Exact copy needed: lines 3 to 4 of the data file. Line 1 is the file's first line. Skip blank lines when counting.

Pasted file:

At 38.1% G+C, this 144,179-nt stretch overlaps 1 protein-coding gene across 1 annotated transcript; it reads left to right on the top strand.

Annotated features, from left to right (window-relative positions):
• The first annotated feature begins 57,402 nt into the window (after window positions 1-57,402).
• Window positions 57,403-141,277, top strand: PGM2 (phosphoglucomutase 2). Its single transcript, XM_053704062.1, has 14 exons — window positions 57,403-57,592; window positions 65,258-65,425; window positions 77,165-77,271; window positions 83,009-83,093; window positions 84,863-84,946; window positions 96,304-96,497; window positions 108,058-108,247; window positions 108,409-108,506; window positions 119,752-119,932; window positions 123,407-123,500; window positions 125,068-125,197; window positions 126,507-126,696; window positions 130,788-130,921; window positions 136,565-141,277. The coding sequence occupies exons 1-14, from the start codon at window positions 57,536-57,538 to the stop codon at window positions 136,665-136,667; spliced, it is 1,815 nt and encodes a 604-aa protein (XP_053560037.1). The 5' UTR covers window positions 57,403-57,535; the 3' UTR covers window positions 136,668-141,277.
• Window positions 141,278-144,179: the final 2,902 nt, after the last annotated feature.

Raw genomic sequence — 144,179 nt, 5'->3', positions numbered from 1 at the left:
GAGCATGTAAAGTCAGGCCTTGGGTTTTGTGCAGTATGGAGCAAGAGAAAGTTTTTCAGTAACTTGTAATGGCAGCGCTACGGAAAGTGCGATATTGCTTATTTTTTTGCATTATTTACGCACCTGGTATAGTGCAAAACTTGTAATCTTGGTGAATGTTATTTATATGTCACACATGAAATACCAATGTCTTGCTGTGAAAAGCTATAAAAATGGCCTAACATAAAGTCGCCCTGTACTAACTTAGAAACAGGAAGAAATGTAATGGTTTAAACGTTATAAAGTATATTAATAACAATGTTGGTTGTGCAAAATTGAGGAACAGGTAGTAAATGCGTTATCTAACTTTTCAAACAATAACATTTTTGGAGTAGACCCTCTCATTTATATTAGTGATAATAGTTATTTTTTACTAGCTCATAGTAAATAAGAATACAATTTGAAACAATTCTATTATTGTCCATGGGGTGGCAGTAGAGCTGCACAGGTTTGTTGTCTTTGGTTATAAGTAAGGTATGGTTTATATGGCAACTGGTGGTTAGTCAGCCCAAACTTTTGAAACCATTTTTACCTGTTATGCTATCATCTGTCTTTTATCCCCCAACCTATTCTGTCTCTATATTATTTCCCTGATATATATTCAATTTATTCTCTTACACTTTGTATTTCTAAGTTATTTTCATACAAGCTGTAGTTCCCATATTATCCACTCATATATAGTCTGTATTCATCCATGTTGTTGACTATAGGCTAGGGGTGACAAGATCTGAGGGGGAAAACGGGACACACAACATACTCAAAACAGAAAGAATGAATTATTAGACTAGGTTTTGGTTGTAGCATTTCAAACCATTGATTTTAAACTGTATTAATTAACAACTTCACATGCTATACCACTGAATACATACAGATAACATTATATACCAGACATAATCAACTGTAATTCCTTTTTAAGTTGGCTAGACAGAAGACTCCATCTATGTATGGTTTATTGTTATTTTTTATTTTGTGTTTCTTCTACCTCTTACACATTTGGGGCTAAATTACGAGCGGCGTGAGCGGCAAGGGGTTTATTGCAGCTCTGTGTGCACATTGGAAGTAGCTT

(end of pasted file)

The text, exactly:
• The first annotated feature begins 57,402 nt into the window (after window positions 1-57,402).
• Window positions 57,403-141,277, top strand: PGM2 (phosphoglucomutase 2). Its single transcript, XM_053704062.1, has 14 exons — window positions 57,403-57,592; window positions 65,258-65,425; window positions 77,165-77,271; window positions 83,009-83,093; window positions 84,863-84,946; window positions 96,304-96,497; window positions 108,058-108,247; window positions 108,409-108,506; window positions 119,752-119,932; window positions 123,407-123,500; window positions 125,068-125,197; window positions 126,507-126,696; window positions 130,788-130,921; window positions 136,565-141,277. The coding sequence occupies exons 1-14, from the start codon at window positions 57,536-57,538 to the stop codon at window positions 136,665-136,667; spliced, it is 1,815 nt and encodes a 604-aa protein (XP_053560037.1). The 5' UTR covers window positions 57,403-57,535; the 3' UTR covers window positions 136,668-141,277.